The Abel Tasman and Seafish Tasmania director, Gerry Geen. (Photo: Seafish Tasmania/FIS)
Seafish Tasmania tries another tactic to fish Australian waters
Thursday, January 17, 2013, 05:30 (GMT + 9)
Seafish Tasmania is trying to get around Federal Environment Minister Tony Burke’s decision to ban its super trawler Abel Tasman by purchasing a smaller ship from an overseas company. This new vessel will allow Seafish to catch its 18,000-ton quota of jack mackerel and redbait, without having to wait two years for scientific studies to determine the environmental risks posed by the Abel Tasman.
Seafish Tasmania Director Gerry Geen said the company is considering leasing a 90-m ship from the same company that supplied the super trawler. It previously offered to reduce the ship's catch, but Australia’s government still would not permit the super trawler to fish in its territorial waters.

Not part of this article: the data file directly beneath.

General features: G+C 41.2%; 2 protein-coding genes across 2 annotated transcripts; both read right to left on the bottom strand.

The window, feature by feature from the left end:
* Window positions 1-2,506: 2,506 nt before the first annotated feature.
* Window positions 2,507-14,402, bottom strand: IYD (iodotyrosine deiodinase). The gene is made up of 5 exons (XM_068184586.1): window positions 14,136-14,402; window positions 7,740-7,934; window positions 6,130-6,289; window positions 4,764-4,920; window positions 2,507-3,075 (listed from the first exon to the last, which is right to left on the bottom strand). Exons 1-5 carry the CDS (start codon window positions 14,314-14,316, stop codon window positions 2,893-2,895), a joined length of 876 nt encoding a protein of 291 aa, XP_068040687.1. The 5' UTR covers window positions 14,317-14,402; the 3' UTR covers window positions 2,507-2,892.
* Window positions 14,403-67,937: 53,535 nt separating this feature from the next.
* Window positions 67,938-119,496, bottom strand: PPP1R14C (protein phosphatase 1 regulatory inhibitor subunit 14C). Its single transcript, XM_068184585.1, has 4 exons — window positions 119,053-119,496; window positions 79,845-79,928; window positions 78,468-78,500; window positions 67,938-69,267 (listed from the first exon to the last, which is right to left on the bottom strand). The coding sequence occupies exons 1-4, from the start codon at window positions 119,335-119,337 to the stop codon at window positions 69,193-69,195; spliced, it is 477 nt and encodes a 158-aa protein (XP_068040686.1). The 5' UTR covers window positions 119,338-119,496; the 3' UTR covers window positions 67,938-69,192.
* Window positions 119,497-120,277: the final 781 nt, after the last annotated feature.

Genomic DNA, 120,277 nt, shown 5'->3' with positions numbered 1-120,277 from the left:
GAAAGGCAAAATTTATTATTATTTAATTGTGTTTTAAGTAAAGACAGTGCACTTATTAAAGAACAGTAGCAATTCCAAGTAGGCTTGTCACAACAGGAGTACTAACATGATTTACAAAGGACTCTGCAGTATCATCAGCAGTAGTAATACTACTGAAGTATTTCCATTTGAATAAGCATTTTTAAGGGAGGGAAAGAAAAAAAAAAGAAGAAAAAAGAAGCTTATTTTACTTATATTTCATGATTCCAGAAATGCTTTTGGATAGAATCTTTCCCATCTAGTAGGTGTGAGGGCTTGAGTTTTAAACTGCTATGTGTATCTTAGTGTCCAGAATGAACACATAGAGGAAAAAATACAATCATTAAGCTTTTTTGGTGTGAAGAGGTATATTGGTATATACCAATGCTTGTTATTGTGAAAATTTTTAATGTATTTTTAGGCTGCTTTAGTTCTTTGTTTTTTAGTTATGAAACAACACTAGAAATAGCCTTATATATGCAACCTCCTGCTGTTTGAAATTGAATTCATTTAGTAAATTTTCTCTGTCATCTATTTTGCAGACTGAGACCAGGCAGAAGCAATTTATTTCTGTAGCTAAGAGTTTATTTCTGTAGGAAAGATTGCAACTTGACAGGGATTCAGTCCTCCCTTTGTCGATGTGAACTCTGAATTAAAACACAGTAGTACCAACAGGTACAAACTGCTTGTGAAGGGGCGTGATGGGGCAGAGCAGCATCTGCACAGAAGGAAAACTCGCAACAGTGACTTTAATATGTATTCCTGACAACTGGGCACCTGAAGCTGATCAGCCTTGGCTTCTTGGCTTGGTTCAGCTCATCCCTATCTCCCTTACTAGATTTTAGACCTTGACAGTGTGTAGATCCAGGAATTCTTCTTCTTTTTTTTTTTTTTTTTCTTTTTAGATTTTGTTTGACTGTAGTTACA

"They have a number of vessels which are entirely suitable for this fishery and we would like to use one of those kinds of boats where we can freeze the fish on board, get a catch for human consumption and catch it economically," he said, ABC reports. "There are a number of boats and we have provided specific information to the government."
Additional scientific studies into the Abel Tasman’s environmental effects on local ecosystems from southern Queensland to the Bass Strait and Western Australia were ordered after an investigation was launched, when Independent Federal MP Andrew Wilkie submitted a complaint about Seafish's quota. The investigation uncovered that Geen was allowed to be present during meetings recommending catch limits for jack mackerel and redfish, despite the clear conflict of interest.
But Geen thinks Wilkie has an ulterior motive.
"I'm very concerned it was used by Wilkie in a political context to harden public opinion against our project, using the Abel Tasman to catch what is now a lawfully set quota and I think that was extremely damaging," Geen added.
This week, however, Geen was cleared of accusations of improper conduct related to sitting in on the quota-setting limits. The Commonwealth Ombudsman decided, it was the Australian Fisheries Management Authority (AFMA), and not Geen, that was to blame, The Australian reports.
- Govt bans supertrawler for two years
- Seafish Tasmania tries new strategy to keep fishing rights
By Natalia Real